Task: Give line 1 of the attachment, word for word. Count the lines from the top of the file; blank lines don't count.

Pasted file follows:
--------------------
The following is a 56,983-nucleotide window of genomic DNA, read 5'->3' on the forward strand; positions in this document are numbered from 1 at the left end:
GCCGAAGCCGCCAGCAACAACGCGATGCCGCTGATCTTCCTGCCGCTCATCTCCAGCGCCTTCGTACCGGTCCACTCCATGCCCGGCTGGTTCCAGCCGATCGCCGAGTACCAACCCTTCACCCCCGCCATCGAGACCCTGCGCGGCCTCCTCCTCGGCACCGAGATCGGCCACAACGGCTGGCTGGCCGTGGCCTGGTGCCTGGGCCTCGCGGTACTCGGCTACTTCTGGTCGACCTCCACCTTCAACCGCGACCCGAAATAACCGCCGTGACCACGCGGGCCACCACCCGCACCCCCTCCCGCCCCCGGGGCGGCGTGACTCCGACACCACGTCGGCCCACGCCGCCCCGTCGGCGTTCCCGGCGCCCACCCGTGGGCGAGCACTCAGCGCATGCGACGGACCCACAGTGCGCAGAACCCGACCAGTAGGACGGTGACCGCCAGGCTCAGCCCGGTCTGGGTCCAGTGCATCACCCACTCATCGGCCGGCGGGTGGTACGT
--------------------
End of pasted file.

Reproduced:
The following is a 56,983-nucleotide window of genomic DNA, read 5'->3' on the forward strand; positions in this document are numbered from 1 at the left end: